With gold on the offensive in the midst of the coronavirus outbreak, John Cornford thinks he may have found the next Anglo Asian Mining…
Back in the August 2019 issue of Master Investor Mag, I admitted I’d missed the spectacular rise of Anglo Asian Mining (LON:AAZ), which had 7-bagged in two years to then 126p as its Azerbaijan gold (and copper) mine came into production and investors thereby lost their wariness about miners in that part of the world. Chaarat Gold (LON:CGH) – further east on the Tien-Shan gold belt in Tajikistan, but more recently also next door in Armenia) – looks like being the next one, although perhaps a bit more slowly.
Back then I also suggested taking that AAZ profit, as the shares in my view were fully up with the value still to come from its Gedebek mine – due to run out in a few years time. But news of ‘talks’ with the Azer government – which punters speculated might be about the future of AAZ’s profit sharing agreement with it and also due to run out – spurred them on to a 160p or so peak, since when they have marked time as speculation died down. I personally don’t think those talks will necessarily transfer more value to AAZ from the government (which basically owns all the country’s gold and leases it to miners in exchange for a share) and if it does in the form of more concessions, there will probably be a need for more spending to develop them, on top of that to replace Gedebek.
That’s still my view, although I will obviously be wrong-footed if the gold price continues up and AAZ rakes in more cash than expected.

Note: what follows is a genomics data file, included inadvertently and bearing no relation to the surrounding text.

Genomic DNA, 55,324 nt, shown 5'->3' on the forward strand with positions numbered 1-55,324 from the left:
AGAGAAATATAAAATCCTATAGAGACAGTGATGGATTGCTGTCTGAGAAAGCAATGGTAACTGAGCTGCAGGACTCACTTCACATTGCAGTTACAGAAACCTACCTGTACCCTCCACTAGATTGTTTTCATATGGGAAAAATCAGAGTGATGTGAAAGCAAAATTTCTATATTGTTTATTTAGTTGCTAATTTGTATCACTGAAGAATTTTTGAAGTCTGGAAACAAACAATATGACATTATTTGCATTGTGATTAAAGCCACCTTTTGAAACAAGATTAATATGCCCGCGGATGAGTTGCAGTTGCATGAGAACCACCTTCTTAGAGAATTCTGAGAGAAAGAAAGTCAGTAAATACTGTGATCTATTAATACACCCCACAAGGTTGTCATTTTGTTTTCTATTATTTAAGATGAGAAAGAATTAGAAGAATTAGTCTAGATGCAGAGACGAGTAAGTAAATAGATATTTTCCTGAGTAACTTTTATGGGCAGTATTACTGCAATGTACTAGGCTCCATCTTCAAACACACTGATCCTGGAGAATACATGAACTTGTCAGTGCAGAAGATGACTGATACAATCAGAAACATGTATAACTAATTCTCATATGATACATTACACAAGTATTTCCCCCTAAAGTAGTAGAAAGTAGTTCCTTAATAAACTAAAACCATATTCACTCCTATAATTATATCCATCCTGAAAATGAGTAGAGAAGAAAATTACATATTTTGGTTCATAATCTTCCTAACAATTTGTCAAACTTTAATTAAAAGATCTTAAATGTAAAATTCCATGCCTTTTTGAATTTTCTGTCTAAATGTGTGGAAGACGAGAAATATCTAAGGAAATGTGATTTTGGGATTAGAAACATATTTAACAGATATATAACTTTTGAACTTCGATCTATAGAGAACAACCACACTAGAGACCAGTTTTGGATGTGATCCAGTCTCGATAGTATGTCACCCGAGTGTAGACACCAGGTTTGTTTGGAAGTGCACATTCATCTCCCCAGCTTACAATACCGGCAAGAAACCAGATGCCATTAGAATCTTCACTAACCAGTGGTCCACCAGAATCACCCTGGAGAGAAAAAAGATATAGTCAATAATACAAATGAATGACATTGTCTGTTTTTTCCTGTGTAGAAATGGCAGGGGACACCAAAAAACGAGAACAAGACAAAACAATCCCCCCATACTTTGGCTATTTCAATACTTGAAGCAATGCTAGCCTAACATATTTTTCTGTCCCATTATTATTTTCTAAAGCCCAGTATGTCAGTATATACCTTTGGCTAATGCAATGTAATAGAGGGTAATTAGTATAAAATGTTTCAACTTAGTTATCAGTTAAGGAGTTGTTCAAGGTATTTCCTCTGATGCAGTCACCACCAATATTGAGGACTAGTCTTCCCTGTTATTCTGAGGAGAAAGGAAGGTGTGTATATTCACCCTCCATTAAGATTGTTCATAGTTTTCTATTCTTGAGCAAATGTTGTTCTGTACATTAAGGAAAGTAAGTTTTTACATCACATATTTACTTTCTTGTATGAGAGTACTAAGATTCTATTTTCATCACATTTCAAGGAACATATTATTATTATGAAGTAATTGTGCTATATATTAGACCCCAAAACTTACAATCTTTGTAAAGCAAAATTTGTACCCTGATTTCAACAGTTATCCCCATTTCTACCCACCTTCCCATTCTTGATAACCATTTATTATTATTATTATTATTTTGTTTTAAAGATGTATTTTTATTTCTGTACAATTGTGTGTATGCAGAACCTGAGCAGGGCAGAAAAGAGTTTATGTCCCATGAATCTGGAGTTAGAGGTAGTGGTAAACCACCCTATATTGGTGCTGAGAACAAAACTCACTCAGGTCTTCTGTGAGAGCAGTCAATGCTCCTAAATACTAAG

But in its place it looks like Chaarat Gold Holdings (AIM:CGH) definitely merits interest as somewhere to redeploy profits from AAZ, and its share price chart since 2017 might show why.
Since its promising 2007 AIM listing, and peak 70p in the short-lived 2011 mining boom – after which market funding dried up – Chaarat had been trying to progress its potentially large Tulkubash copper/gold deposit in the west of Kyrgyzstan, envisaging a small scale operation to start with which it decided in 2013 was not economic. So it engaged Chinese consultants (with an aim to entice in a Chinese acquirer) who developed a scheme for the broader area around Tulkubash based on exploration that identified a resource of almost 7 million gold ounces, of which the Tulkubash core accounted for almost 1 million and would enable the production of up to 60,000 oz/yr.
This justified spending on a Bankable Feasibility Study to raise the funds, while at the same time in 2016 the company’s largest shareholder (over 30% through his Labro Investments), Martin Andersson, agreed to become chairman and use his extensive experience in Central Asia and the FSU to expand the company’s horizons.
This comprised searching for miners near the end of their producing lives who would deliver immediate cash profits to fund Chaarat’s development of Tulkubash, but for a low acquisition cost.
So it was that in April 2018 Chaarat took two significant steps, firstly making an offer to buy the prolific but end-of-life Kumtor mine near the Chinese border, while also negotiating to buy another already producing miner. After being suspended for the next nine months the shares were re-listed in January 2019 in a reverse takeover, with a completely new management and the acquisition for $55m (versus Chaarat’s £84m value when suspended) of the Kapan mine in Armenia, along with the raising of $100m in convertible bonds to fund its acquisition and the continuing development of Tulkubash.
In the event, Kumtor’s owner, Canada’s Centerra, never replied to the offer which has now lapsed, although the attempt shows how ambitious is Chaarat’s new management to keep expanding, saying it still has its eyes on similar opportunities among Central Asia’s and Russia’s fragmented gold industry.
Kapan had produced 50,000 oz of gold equivalent (including copper and silver) in 2017 with a $19m pre-tax profit, and was expecting to increase production by up to 25% over the next two years before running out of ore in 2023, although Chaarat has subsequently prolonged that life from recent exploration drilling.
So currently Chaarat is in the middle of a significant transformation which centres not only around Kapan and Tulkubash but also around an extension of Tulkubash into the much larger and nearby Kyzyltash prospect along the same trend.